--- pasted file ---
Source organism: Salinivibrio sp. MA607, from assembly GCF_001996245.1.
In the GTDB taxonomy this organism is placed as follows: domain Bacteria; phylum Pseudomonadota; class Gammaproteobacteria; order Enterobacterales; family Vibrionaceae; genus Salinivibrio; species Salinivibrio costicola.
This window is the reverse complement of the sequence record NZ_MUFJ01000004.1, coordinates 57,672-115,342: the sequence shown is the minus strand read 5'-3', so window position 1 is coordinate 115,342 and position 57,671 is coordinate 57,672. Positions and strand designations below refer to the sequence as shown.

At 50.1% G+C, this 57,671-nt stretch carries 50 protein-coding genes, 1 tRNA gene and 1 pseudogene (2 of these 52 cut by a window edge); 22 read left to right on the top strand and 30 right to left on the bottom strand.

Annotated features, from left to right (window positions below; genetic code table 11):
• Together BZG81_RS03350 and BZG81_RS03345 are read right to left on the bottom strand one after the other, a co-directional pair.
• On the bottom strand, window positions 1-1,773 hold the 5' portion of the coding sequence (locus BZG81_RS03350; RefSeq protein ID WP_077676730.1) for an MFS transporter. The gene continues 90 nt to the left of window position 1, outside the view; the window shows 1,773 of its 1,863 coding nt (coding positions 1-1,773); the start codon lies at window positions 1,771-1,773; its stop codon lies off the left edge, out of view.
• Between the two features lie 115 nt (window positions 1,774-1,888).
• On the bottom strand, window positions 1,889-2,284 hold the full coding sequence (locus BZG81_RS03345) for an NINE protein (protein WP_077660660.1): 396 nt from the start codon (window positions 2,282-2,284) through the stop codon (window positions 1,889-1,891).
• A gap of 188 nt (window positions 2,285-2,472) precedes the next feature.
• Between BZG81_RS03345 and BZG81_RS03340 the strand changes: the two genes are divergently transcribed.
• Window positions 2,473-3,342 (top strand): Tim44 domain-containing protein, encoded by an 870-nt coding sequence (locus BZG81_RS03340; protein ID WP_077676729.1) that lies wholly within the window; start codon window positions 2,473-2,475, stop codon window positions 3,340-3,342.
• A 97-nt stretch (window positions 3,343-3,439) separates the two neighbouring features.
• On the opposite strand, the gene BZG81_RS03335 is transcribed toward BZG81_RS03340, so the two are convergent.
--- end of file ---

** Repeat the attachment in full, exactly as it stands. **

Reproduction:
Source organism: Salinivibrio sp. MA607, from assembly GCF_001996245.1.
In the GTDB taxonomy this organism is placed as follows: domain Bacteria; phylum Pseudomonadota; class Gammaproteobacteria; order Enterobacterales; family Vibrionaceae; genus Salinivibrio; species Salinivibrio costicola.
This window is the reverse complement of the sequence record NZ_MUFJ01000004.1, coordinates 57,672-115,342: the sequence shown is the minus strand read 5'-3', so window position 1 is coordinate 115,342 and position 57,671 is coordinate 57,672. Positions and strand designations below refer to the sequence as shown.

At 50.1% G+C, this 57,671-nt stretch carries 50 protein-coding genes, 1 tRNA gene and 1 pseudogene (2 of these 52 cut by a window edge); 22 read left to right on the top strand and 30 right to left on the bottom strand.

Annotated features, from left to right (window positions below; genetic code table 11):
• Together BZG81_RS03350 and BZG81_RS03345 are read right to left on the bottom strand one after the other, a co-directional pair.
• On the bottom strand, window positions 1-1,773 hold the 5' portion of the coding sequence (locus BZG81_RS03350; RefSeq protein ID WP_077676730.1) for an MFS transporter. The gene continues 90 nt to the left of window position 1, outside the view; the window shows 1,773 of its 1,863 coding nt (coding positions 1-1,773); the start codon lies at window positions 1,771-1,773; its stop codon lies off the left edge, out of view.
• Between the two features lie 115 nt (window positions 1,774-1,888).
• On the bottom strand, window positions 1,889-2,284 hold the full coding sequence (locus BZG81_RS03345) for an NINE protein (protein WP_077660660.1): 396 nt from the start codon (window positions 2,282-2,284) through the stop codon (window positions 1,889-1,891).
• A gap of 188 nt (window positions 2,285-2,472) precedes the next feature.
• Between BZG81_RS03345 and BZG81_RS03340 the strand changes: the two genes are divergently transcribed.
• Window positions 2,473-3,342 (top strand): Tim44 domain-containing protein, encoded by an 870-nt coding sequence (locus BZG81_RS03340; protein ID WP_077676729.1) that lies wholly within the window; start codon window positions 2,473-2,475, stop codon window positions 3,340-3,342.
• A 97-nt stretch (window positions 3,343-3,439) separates the two neighbouring features.
• On the opposite strand, the gene BZG81_RS03335 is transcribed toward BZG81_RS03340, so the two are convergent.